I loved the first book in this series, Abigail, and immediately plunged into this one, which featured one of the intriguing side characters from the first book. Sadly, it is nothing like as resounding a success as the first one. Large parts of the plot are, not to put too fine a point on it, a hot mess.
Here’s the premise: Belinda is the epitome of a poor relation. She’s passed around from one branch of the family to another, as she might be useful. Eventually, she washes up in London, at the home of elderly Millicent Anstruther, to whom Belinda is to act as companion. Millicent, we are given to understand, is a dragon, who chews up companions and spits them out.
And here is the first of several problems. Millicent is a little brusque, but she’s never less than kind to Belinda. She gives her light secretarial duties, fits her out in stylish clothes and takes her along to every grand society event. The hostile person in the family is Millicent’s niece Fleur, who fits neatly into the spoilt, wilful but beautiful debutante category. She treats Belinda as a servant and is unfailingly rude to her. Millicent, the supposed dragon, ticks her off for these insults, of course, pointing out that Belinda is family.
The central plot revolves around a collection of archaeological artifacts, which Fleur and scholar Edward Fortescue, a friend of Belinda’s from book 1, are cataloguing. This is where everything unravels, because very little of this made much sense to me. I found it impossible to believe that the honour of the family hinged entirely on the collection, and there were so many coincidences and lucky breaks as to defy credibility. I’m still not sure who set the fires, or what became of the visits to His Grace and the Earl, which Millicent’s brothers were to undertake. Nor could I believe for one moment that spoilt, selfish Fleur, surrounded by titled suitors, would run away with a penniless man. Hot mess, the whole lot of it.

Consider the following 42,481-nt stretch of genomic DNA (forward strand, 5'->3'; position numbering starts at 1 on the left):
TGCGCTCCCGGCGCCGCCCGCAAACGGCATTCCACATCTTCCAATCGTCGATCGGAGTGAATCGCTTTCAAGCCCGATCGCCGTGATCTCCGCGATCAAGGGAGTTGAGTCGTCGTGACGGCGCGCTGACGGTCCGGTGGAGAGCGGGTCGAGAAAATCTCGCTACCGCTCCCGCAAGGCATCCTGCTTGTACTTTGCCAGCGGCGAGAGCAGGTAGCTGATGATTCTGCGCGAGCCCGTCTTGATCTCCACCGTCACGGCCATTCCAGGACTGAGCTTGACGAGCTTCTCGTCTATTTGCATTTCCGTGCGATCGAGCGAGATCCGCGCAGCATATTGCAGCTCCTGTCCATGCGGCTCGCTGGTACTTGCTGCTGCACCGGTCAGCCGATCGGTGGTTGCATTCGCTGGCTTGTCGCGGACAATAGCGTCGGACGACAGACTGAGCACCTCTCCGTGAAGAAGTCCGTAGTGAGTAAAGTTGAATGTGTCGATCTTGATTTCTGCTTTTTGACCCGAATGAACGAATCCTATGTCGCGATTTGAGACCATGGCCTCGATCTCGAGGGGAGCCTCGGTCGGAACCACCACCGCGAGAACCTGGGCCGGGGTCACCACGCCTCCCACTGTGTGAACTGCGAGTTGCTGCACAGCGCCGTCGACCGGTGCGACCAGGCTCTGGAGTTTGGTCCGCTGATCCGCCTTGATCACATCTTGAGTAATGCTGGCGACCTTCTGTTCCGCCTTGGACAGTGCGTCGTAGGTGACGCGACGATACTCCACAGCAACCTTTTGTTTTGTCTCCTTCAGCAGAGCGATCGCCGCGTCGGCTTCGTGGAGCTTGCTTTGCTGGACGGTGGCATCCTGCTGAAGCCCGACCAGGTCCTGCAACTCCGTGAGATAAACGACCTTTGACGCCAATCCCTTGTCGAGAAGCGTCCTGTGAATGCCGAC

And here’s a complaint that I don’t often have to make these days — this book was riddled with typos. Not so much spelling errors, but missing or extraneous words, poor punctuation and even a wrong name (Millicent is called Mildred at one point). This is so disappointing, because the first book was very much cleaner in this respect, and it’s so sad when a fine writer’s work is let down in this way.
But the main romance was lovely. The hero was a delightful character that I was rooting for all the way, Belinda’s growing feelings were perfectly understandable and the misunderstandings between them actually made some sense. All their scenes shimmered with romantic fairy dust, even when Belinda herself wasn’t aware of it, there was no gratuitous sex scene this time (unlike the first book), and the ending was delightful. So, despite the hot mess (which may just be my brain not working well) and the typos, I’m going to give this three stars and hope for better in book 3, Cecily.